In theory, the sort of project I've just described ticks the boxes of "failsafe development": there are requirements specs, analysts, even a team of testers and a release process. So what could possibly go wrong?
The problem is that in this kind of setup, no-one talks to each other. Each department regards itself as a separate entity, with delineated delivery gateways between them. Throw a document into the portal, and it emerges at some other point in the universe, like an alien tablet covered in arcane inscriptions that will take thousands of years for linguistic experts to decipher. Naturally, requirements are going to be misinterpreted. The "sign-off" from the testers will be pretty meaningless, as they were never closely involved in the requirements process: so their understanding of the true business requirements will be superficial at best.
Really effective testers will question the requirements and spot loopholes in business logic. And you'll be eternally grateful to them when they prevent a project from being released into production with faulty requirements. But the testers don't stand a chance of doing this if they're not closely involved with developing the requirement tests.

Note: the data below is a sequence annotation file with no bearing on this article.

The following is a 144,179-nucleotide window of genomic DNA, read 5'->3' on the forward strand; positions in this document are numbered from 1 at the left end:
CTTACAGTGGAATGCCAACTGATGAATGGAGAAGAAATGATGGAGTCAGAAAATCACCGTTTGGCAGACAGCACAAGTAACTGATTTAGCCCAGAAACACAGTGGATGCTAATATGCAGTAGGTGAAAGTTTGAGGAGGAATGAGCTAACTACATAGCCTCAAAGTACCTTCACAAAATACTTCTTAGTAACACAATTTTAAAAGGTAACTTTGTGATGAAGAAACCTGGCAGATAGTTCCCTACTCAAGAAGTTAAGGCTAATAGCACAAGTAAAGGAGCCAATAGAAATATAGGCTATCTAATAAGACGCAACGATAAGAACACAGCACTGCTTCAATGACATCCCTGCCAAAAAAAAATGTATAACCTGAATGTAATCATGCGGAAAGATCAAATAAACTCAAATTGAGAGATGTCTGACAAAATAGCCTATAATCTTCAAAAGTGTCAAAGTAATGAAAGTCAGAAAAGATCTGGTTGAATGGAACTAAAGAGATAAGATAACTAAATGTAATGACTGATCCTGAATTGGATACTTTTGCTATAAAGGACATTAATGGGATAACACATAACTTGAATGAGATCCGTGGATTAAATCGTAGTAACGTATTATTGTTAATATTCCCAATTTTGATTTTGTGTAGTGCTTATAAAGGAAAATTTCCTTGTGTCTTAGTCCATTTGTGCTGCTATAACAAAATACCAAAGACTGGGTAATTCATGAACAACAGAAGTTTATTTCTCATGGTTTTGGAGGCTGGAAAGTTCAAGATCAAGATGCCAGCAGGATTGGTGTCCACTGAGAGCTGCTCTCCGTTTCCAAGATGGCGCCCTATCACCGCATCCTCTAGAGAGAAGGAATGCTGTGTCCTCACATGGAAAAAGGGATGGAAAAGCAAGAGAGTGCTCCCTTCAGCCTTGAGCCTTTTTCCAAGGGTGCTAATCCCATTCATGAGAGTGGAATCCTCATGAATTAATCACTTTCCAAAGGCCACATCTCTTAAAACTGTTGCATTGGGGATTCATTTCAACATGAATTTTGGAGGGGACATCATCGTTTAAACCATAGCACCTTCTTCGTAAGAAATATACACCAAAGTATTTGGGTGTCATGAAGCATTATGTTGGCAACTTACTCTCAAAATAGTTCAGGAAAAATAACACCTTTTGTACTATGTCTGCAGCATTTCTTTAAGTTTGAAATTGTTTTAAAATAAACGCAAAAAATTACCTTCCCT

Let the testers "own" the requirement tests (i.e. be responsible for their development and maintenance). The customer and your business analysts build the requirements up; the testers write tests to knock them down again.
Another way to think of the business tests suite is that it's an independent audit created by a testing organization to show that the system created by the developers does what the customer intended. If the developers are left to manage the testing themselves, then you end up with the Green Bar of Shangri-La syndrome: the system tells us there's a green bar, so everything's okay man... This is why it's vital to have a separate team - the QA testers, who are answerable to the business, not to the developers - verifying the software. And if the testers are involved early enough, they will also verify the requirements themselves.